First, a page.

Smartphone-based incentives for promoting adherence to antiretroviral therapy: A randomized controlled trial

Anthony DeFulio, Amanda Devoto, Haily Traxler, David Cosottile, Michael Fingerhood, Paul Nuzzo, Jesse Dallery

Research output: Contribution to journalArticlepeer-review

Abstract

Antiretroviral therapy can improve the lives of people living with HIV and reduce the rate of transmission. However, high levels of adherence are required. Some people living with HIV, including people who use drugs, are at elevated risk for non-adherence. Contingency management is a promising intervention for promoting adherence to antiretroviral therapy. Barriers to adoption of contingency management include lack of provider expertise and implementation effort. To address these barriers, a smartphone-based adherence intervention was developed. HIV + people with a substance use disorder were required to submit video selfies of medication consumption that met validity criteria. Monetary incentives were delivered to participants via reloadable debit cards, contingent upon a valid video. The intervention was evaluated in a small (n = 50) randomized controlled trial. Intervention participants submitted 75% of possible videos, and 81% of videos met validity criteria, indicating a high level of usability. Participants also rated the intervention as highly acceptable. Adherence was measured as the percent of participants who achieved a 95% adherence threshold, and also as the overall percent of days in which participants were adherent to their antiretroviral therapy. The former showed a significant effect for group, (p = .034) but this was not maintained when adjusting for stratification variables as covariates (p = .094). The latter measure showed a significant group × time interaction. Smartphone-based contingency management is a promising method for promoting adherence to antiretroviral therapy. Assessing the cost-benefit of the intervention and development of strategies for long-term adherence are priorities for future research.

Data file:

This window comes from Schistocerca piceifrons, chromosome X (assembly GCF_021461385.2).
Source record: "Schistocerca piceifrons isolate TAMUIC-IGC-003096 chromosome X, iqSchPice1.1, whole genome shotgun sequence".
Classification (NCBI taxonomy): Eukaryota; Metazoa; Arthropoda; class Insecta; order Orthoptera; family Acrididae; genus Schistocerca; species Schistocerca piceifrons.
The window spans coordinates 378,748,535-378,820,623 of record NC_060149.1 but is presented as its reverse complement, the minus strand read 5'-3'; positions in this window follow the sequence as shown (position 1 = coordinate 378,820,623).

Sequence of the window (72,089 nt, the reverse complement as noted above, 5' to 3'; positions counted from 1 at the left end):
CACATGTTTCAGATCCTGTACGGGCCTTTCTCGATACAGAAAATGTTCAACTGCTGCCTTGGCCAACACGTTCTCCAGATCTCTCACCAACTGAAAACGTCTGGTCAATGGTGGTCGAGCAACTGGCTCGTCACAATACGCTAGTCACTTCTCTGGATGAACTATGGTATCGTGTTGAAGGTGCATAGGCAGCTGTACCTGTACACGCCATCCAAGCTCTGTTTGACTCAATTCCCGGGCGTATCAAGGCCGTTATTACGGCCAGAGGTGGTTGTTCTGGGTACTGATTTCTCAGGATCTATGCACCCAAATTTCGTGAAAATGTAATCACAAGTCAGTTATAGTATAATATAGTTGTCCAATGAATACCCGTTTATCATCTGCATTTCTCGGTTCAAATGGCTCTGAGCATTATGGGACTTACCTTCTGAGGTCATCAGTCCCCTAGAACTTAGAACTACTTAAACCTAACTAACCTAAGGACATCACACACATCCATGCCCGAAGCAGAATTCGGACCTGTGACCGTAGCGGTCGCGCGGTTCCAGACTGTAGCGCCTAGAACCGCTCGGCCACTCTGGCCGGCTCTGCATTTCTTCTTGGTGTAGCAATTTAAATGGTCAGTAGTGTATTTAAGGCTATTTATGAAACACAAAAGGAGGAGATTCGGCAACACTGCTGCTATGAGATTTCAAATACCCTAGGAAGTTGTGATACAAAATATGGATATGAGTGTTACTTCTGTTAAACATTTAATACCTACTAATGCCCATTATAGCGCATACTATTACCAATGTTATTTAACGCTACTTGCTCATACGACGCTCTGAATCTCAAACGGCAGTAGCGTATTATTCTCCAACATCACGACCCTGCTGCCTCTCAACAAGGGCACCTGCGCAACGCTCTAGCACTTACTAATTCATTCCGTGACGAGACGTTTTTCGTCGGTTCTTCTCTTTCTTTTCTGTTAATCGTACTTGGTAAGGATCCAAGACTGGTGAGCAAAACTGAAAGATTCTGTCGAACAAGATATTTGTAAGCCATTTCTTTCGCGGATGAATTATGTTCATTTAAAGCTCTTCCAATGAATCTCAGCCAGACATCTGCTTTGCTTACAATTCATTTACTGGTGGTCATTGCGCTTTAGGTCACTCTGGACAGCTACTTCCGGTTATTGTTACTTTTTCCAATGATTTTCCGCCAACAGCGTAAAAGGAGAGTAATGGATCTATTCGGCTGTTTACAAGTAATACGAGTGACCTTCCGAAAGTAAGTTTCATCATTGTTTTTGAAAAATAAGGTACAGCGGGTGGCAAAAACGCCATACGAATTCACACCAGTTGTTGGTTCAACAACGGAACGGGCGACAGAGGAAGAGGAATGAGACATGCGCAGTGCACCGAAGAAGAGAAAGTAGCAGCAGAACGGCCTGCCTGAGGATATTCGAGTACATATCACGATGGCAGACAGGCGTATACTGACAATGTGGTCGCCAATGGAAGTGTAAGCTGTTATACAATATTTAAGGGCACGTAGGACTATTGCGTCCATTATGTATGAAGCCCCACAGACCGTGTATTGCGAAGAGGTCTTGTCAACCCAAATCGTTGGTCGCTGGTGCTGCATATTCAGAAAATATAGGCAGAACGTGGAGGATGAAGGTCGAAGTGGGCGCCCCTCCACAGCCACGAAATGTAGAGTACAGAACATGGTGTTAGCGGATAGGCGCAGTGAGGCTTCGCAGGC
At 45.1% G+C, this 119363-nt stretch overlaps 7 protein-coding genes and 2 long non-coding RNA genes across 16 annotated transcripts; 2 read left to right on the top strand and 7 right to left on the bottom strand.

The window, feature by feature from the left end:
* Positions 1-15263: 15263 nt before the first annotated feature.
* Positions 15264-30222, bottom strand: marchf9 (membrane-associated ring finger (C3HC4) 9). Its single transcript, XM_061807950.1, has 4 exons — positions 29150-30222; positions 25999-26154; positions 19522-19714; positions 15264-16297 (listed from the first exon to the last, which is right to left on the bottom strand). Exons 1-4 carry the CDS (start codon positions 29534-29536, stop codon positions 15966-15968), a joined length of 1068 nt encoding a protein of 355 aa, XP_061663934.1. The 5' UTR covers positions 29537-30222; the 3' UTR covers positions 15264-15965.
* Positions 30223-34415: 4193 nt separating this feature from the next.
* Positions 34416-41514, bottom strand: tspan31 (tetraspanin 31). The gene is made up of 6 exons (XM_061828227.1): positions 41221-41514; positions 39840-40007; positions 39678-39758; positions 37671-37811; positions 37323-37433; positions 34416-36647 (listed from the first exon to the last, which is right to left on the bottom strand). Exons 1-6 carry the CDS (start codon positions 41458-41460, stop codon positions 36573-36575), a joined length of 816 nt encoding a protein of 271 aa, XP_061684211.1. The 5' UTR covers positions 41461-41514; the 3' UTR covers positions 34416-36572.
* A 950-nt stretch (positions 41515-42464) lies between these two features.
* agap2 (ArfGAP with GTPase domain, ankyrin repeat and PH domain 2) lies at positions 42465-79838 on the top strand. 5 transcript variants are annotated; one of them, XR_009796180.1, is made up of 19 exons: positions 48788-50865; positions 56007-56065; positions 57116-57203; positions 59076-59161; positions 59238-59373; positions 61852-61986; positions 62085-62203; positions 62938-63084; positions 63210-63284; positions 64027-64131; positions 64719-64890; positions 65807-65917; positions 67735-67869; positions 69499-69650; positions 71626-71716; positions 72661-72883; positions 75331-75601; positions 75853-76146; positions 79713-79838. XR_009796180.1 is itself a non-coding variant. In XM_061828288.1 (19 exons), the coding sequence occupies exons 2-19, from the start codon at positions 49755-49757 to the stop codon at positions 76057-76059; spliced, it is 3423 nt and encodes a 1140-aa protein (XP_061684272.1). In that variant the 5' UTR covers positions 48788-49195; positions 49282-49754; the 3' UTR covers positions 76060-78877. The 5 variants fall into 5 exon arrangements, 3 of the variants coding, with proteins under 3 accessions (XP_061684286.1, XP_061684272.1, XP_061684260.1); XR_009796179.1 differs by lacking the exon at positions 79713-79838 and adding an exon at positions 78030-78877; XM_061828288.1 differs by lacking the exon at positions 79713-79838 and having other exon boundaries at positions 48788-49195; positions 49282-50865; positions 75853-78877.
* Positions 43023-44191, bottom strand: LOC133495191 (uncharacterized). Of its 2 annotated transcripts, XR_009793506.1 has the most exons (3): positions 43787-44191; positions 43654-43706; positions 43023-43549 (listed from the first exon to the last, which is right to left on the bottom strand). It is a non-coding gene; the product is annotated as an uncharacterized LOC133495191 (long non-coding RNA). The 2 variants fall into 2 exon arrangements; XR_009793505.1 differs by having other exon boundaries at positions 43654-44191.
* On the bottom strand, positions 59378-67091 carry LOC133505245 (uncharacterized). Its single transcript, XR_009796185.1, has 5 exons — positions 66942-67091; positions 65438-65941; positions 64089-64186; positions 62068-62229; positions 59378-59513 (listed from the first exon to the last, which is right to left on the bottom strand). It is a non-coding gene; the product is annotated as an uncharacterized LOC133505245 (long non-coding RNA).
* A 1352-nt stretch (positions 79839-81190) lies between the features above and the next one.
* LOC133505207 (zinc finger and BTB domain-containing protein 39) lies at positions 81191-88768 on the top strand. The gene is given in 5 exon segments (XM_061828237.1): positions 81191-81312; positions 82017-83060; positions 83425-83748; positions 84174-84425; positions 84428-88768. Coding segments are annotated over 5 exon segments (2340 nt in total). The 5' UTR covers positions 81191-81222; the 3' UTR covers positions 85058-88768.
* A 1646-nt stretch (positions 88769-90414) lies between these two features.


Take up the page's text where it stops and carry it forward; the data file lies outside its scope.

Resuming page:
Original languageEnglish (US)
Article number101318
JournalPreventive Medicine Reports
Volume21
DOIs
StatePublished - Mar 2021

Keywords

  • Adherence
  • Antiretroviral therapy
  • Contingency management
  • HIV
  • Incentives
  • Smartphone
  • mHealth
  • remote intervention

ASJC Scopus subject areas

  • Health Informatics
  • Public Health, Environmental and Occupational Health

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